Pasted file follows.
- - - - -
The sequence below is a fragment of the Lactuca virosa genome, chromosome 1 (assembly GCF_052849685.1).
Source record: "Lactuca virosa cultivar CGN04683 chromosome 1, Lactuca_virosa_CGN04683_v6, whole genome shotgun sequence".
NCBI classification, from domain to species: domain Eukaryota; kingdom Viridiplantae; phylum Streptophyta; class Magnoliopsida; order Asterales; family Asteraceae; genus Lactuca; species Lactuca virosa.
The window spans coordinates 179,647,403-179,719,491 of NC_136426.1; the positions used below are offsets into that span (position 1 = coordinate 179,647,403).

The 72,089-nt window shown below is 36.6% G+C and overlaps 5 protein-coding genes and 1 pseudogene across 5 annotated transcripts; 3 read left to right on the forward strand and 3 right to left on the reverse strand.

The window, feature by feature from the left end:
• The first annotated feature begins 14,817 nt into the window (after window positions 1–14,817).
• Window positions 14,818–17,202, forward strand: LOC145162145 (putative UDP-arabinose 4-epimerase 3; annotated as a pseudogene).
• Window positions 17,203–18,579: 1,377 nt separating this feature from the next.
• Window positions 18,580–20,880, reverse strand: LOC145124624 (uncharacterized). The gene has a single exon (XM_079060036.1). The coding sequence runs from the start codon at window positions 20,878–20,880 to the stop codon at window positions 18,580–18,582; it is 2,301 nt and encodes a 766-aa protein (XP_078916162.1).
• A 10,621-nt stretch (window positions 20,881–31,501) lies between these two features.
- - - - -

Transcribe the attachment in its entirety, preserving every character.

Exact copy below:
The sequence below is a fragment of the Lactuca virosa genome, chromosome 1 (assembly GCF_052849685.1).
Source record: "Lactuca virosa cultivar CGN04683 chromosome 1, Lactuca_virosa_CGN04683_v6, whole genome shotgun sequence".
NCBI classification, from domain to species: domain Eukaryota; kingdom Viridiplantae; phylum Streptophyta; class Magnoliopsida; order Asterales; family Asteraceae; genus Lactuca; species Lactuca virosa.
The window spans coordinates 179,647,403-179,719,491 of NC_136426.1; the positions used below are offsets into that span (position 1 = coordinate 179,647,403).

The 72,089-nt window shown below is 36.6% G+C and overlaps 5 protein-coding genes and 1 pseudogene across 5 annotated transcripts; 3 read left to right on the forward strand and 3 right to left on the reverse strand.

The window, feature by feature from the left end:
• The first annotated feature begins 14,817 nt into the window (after window positions 1–14,817).
• Window positions 14,818–17,202, forward strand: LOC145162145 (putative UDP-arabinose 4-epimerase 3; annotated as a pseudogene).
• Window positions 17,203–18,579: 1,377 nt separating this feature from the next.
• Window positions 18,580–20,880, reverse strand: LOC145124624 (uncharacterized). The gene has a single exon (XM_079060036.1). The coding sequence runs from the start codon at window positions 20,878–20,880 to the stop codon at window positions 18,580–18,582; it is 2,301 nt and encodes a 766-aa protein (XP_078916162.1).
• A 10,621-nt stretch (window positions 20,881–31,501) lies between these two features.